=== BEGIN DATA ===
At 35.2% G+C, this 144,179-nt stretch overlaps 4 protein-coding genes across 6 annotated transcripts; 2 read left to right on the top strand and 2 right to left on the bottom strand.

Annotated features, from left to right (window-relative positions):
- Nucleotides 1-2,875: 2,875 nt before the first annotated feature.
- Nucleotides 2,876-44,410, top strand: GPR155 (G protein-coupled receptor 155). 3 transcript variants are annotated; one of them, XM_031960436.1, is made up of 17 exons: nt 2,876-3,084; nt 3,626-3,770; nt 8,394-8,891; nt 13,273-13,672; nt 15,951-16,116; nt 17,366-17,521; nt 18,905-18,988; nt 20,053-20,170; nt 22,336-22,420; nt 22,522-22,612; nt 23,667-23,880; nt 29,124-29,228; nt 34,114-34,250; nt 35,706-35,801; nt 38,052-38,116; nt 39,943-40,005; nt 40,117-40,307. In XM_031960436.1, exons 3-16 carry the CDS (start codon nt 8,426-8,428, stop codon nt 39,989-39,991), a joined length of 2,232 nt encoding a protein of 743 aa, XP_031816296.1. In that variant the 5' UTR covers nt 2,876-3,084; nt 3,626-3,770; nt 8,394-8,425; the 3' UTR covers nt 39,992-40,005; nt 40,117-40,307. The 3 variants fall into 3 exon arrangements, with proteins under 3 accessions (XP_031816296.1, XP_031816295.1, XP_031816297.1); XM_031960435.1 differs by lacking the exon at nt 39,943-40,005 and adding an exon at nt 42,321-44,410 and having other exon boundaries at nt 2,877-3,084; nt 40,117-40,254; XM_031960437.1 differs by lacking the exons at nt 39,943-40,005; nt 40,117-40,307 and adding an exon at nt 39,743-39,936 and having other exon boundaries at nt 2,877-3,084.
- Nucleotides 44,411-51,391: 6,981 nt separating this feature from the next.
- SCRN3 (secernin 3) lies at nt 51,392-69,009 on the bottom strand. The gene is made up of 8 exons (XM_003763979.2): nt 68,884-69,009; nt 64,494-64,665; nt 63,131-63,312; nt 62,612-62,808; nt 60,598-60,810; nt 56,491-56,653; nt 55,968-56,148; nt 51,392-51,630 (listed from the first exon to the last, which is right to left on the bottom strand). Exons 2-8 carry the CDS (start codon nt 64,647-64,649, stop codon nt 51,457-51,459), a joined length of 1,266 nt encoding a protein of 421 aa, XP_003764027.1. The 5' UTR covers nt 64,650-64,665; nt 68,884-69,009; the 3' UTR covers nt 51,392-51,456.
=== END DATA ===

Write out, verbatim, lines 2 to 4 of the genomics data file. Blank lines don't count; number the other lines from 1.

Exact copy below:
Annotated features, from left to right (window-relative positions):
- Nucleotides 1-2,875: 2,875 nt before the first annotated feature.
- Nucleotides 2,876-44,410, top strand: GPR155 (G protein-coupled receptor 155). 3 transcript variants are annotated; one of them, XM_031960436.1, is made up of 17 exons: nt 2,876-3,084; nt 3,626-3,770; nt 8,394-8,891; nt 13,273-13,672; nt 15,951-16,116; nt 17,366-17,521; nt 18,905-18,988; nt 20,053-20,170; nt 22,336-22,420; nt 22,522-22,612; nt 23,667-23,880; nt 29,124-29,228; nt 34,114-34,250; nt 35,706-35,801; nt 38,052-38,116; nt 39,943-40,005; nt 40,117-40,307. In XM_031960436.1, exons 3-16 carry the CDS (start codon nt 8,426-8,428, stop codon nt 39,989-39,991), a joined length of 2,232 nt encoding a protein of 743 aa, XP_031816296.1. In that variant the 5' UTR covers nt 2,876-3,084; nt 3,626-3,770; nt 8,394-8,425; the 3' UTR covers nt 39,992-40,005; nt 40,117-40,307. The 3 variants fall into 3 exon arrangements, with proteins under 3 accessions (XP_031816296.1, XP_031816295.1, XP_031816297.1); XM_031960435.1 differs by lacking the exon at nt 39,943-40,005 and adding an exon at nt 42,321-44,410 and having other exon boundaries at nt 2,877-3,084; nt 40,117-40,254; XM_031960437.1 differs by lacking the exons at nt 39,943-40,005; nt 40,117-40,307 and adding an exon at nt 39,743-39,936 and having other exon boundaries at nt 2,877-3,084.